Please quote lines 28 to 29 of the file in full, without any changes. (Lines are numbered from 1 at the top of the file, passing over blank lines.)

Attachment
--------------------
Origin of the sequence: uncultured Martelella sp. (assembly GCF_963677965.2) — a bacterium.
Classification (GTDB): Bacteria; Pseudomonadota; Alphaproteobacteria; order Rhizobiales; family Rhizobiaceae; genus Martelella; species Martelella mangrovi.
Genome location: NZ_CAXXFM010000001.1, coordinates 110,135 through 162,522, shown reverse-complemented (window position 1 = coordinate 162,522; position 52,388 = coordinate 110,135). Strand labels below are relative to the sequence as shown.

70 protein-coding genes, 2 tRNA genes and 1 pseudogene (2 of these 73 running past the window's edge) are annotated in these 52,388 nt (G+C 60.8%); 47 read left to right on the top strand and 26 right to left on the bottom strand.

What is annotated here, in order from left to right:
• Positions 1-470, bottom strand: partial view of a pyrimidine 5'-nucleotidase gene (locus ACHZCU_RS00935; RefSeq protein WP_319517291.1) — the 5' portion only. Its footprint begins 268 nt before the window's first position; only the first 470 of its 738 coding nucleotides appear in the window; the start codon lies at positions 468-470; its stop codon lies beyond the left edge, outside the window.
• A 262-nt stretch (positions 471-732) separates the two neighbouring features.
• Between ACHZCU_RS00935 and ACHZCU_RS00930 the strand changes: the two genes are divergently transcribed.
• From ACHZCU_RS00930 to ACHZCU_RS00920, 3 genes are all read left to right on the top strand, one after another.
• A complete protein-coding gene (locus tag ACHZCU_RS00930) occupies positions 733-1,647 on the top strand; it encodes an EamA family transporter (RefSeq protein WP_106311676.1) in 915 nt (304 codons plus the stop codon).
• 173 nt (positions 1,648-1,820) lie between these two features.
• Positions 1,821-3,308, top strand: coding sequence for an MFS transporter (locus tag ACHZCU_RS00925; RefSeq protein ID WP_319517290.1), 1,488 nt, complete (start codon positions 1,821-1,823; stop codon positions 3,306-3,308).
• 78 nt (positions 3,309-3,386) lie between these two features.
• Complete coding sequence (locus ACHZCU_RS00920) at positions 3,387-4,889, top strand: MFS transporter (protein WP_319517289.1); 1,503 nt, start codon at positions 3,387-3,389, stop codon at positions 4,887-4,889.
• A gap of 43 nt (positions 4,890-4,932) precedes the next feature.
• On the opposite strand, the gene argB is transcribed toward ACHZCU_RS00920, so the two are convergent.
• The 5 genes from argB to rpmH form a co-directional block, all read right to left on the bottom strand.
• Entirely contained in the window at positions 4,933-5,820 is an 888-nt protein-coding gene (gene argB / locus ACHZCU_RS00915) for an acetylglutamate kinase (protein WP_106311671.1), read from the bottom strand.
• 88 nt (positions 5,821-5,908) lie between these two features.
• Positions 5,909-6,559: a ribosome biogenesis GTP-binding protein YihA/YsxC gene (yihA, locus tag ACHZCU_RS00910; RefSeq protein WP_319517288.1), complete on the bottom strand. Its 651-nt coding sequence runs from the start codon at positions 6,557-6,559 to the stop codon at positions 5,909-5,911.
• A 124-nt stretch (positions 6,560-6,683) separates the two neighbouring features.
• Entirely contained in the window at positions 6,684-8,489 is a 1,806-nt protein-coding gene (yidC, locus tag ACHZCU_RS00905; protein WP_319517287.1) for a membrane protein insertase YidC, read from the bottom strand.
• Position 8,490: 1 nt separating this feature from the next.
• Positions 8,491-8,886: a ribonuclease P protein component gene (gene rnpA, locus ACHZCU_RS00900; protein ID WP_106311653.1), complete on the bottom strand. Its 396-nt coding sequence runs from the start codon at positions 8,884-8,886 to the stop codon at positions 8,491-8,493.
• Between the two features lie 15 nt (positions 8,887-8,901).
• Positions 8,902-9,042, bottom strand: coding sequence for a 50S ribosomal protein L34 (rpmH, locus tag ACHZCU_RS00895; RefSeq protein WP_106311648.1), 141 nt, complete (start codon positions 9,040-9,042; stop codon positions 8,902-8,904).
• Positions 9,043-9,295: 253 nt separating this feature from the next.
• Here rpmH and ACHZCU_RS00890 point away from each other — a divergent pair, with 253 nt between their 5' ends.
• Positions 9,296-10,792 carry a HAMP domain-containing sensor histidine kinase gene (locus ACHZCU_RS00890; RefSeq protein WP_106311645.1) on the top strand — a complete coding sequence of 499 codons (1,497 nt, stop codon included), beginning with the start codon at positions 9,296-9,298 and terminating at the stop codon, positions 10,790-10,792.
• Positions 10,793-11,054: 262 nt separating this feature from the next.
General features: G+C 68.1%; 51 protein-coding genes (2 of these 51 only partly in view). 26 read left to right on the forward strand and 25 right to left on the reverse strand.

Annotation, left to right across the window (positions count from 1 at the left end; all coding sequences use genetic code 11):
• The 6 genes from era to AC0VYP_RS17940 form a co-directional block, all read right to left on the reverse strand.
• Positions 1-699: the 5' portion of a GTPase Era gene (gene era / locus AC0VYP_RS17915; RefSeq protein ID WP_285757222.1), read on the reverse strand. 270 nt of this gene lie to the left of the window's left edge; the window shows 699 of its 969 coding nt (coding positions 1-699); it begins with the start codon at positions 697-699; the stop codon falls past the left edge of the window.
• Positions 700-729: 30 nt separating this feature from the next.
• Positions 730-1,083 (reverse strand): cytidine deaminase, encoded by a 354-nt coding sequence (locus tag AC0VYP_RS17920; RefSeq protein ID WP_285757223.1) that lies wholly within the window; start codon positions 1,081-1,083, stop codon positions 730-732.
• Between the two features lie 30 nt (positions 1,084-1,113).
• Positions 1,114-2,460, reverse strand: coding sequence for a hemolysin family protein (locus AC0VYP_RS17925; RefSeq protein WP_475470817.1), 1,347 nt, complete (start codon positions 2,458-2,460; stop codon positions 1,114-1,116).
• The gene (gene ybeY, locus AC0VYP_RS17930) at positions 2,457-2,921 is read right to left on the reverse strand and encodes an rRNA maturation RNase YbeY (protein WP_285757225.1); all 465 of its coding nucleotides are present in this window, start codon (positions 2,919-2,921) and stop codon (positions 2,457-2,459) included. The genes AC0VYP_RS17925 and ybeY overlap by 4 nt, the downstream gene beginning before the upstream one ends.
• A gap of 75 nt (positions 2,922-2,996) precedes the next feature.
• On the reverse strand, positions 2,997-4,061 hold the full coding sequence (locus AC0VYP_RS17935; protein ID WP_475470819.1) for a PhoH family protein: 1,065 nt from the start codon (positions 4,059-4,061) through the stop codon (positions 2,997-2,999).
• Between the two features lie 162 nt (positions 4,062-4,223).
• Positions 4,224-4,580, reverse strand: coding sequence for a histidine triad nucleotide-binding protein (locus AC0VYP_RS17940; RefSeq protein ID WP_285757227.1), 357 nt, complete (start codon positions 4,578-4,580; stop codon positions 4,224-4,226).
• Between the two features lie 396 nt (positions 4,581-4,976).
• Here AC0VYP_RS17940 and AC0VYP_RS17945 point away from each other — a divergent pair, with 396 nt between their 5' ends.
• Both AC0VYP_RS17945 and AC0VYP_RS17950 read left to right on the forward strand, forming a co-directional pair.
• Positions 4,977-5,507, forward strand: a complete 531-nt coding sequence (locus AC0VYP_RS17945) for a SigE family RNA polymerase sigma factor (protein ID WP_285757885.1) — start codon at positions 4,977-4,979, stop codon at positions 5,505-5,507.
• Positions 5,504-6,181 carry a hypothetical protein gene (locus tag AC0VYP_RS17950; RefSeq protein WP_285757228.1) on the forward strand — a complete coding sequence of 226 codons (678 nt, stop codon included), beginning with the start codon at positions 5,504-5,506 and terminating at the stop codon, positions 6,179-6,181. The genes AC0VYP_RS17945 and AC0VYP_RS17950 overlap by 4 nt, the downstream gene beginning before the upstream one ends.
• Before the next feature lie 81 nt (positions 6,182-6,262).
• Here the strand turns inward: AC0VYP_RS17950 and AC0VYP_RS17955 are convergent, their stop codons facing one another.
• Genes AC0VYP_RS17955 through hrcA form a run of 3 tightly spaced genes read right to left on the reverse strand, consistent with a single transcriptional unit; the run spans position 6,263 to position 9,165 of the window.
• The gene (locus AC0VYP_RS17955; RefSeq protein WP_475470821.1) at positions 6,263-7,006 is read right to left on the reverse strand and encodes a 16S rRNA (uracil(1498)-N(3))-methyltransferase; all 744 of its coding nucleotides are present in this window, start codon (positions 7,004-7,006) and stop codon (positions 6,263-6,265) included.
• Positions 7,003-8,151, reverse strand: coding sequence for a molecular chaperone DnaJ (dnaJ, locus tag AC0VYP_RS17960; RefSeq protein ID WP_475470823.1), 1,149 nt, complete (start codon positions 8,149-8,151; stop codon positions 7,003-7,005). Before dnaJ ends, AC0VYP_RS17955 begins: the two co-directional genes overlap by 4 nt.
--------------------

• Here rpmH and ACHZCU_RS00890 point away from each other — a divergent pair, with 253 nt between their 5' ends.
• Positions 9,296-10,792 carry a HAMP domain-containing sensor histidine kinase gene (locus ACHZCU_RS00890; RefSeq protein WP_106311645.1) on the top strand — a complete coding sequence of 499 codons (1,497 nt, stop codon included), beginning with the start codon at positions 9,296-9,298 and terminating at the stop codon, positions 10,790-10,792.